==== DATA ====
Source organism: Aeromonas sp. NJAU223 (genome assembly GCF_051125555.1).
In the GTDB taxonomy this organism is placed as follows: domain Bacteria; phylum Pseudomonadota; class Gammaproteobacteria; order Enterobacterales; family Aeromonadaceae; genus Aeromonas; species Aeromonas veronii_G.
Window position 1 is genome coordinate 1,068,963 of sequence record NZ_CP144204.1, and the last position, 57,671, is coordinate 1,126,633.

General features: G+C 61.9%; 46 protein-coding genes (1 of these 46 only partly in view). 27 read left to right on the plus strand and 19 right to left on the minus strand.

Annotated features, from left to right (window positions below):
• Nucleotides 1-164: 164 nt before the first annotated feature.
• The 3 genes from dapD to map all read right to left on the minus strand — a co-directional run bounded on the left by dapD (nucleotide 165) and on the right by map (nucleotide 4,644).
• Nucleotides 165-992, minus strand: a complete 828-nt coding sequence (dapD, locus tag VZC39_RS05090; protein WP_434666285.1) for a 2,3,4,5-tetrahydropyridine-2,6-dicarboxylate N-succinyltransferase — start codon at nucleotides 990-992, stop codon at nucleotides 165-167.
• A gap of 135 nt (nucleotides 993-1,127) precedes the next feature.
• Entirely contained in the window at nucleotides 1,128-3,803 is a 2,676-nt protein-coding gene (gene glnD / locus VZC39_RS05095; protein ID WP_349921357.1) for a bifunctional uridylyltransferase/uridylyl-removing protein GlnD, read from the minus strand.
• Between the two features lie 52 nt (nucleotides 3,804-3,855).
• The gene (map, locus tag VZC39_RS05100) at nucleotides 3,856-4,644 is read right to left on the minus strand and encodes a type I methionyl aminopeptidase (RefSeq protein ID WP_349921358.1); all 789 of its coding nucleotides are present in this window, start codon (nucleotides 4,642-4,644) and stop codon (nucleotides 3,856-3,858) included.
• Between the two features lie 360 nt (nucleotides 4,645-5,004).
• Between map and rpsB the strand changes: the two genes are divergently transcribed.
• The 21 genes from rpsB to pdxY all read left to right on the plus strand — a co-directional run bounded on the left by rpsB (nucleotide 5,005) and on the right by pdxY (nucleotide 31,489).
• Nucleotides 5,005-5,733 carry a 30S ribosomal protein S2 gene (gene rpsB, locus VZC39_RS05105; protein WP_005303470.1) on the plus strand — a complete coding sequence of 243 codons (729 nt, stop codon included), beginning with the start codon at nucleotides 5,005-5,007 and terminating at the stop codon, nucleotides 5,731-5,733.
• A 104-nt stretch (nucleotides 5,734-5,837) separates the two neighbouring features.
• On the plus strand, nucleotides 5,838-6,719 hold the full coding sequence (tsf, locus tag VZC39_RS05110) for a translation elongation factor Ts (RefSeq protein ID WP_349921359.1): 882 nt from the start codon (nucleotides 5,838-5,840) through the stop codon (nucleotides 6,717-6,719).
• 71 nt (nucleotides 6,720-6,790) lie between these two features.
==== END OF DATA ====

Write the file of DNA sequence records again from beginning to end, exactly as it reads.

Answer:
Source organism: Aeromonas sp. NJAU223 (genome assembly GCF_051125555.1).
In the GTDB taxonomy this organism is placed as follows: domain Bacteria; phylum Pseudomonadota; class Gammaproteobacteria; order Enterobacterales; family Aeromonadaceae; genus Aeromonas; species Aeromonas veronii_G.
Window position 1 is genome coordinate 1,068,963 of sequence record NZ_CP144204.1, and the last position, 57,671, is coordinate 1,126,633.

General features: G+C 61.9%; 46 protein-coding genes (1 of these 46 only partly in view). 27 read left to right on the plus strand and 19 right to left on the minus strand.

Annotated features, from left to right (window positions below):
• Nucleotides 1-164: 164 nt before the first annotated feature.
• The 3 genes from dapD to map all read right to left on the minus strand — a co-directional run bounded on the left by dapD (nucleotide 165) and on the right by map (nucleotide 4,644).
• Nucleotides 165-992, minus strand: a complete 828-nt coding sequence (dapD, locus tag VZC39_RS05090; protein WP_434666285.1) for a 2,3,4,5-tetrahydropyridine-2,6-dicarboxylate N-succinyltransferase — start codon at nucleotides 990-992, stop codon at nucleotides 165-167.
• A gap of 135 nt (nucleotides 993-1,127) precedes the next feature.
• Entirely contained in the window at nucleotides 1,128-3,803 is a 2,676-nt protein-coding gene (gene glnD / locus VZC39_RS05095; protein ID WP_349921357.1) for a bifunctional uridylyltransferase/uridylyl-removing protein GlnD, read from the minus strand.
• Between the two features lie 52 nt (nucleotides 3,804-3,855).
• The gene (map, locus tag VZC39_RS05100) at nucleotides 3,856-4,644 is read right to left on the minus strand and encodes a type I methionyl aminopeptidase (RefSeq protein ID WP_349921358.1); all 789 of its coding nucleotides are present in this window, start codon (nucleotides 4,642-4,644) and stop codon (nucleotides 3,856-3,858) included.
• Between the two features lie 360 nt (nucleotides 4,645-5,004).
• Between map and rpsB the strand changes: the two genes are divergently transcribed.
• The 21 genes from rpsB to pdxY all read left to right on the plus strand — a co-directional run bounded on the left by rpsB (nucleotide 5,005) and on the right by pdxY (nucleotide 31,489).
• Nucleotides 5,005-5,733 carry a 30S ribosomal protein S2 gene (gene rpsB, locus VZC39_RS05105; protein WP_005303470.1) on the plus strand — a complete coding sequence of 243 codons (729 nt, stop codon included), beginning with the start codon at nucleotides 5,005-5,007 and terminating at the stop codon, nucleotides 5,731-5,733.
• A 104-nt stretch (nucleotides 5,734-5,837) separates the two neighbouring features.
• On the plus strand, nucleotides 5,838-6,719 hold the full coding sequence (tsf, locus tag VZC39_RS05110) for a translation elongation factor Ts (RefSeq protein ID WP_349921359.1): 882 nt from the start codon (nucleotides 5,838-5,840) through the stop codon (nucleotides 6,717-6,719).
• 71 nt (nucleotides 6,720-6,790) lie between these two features.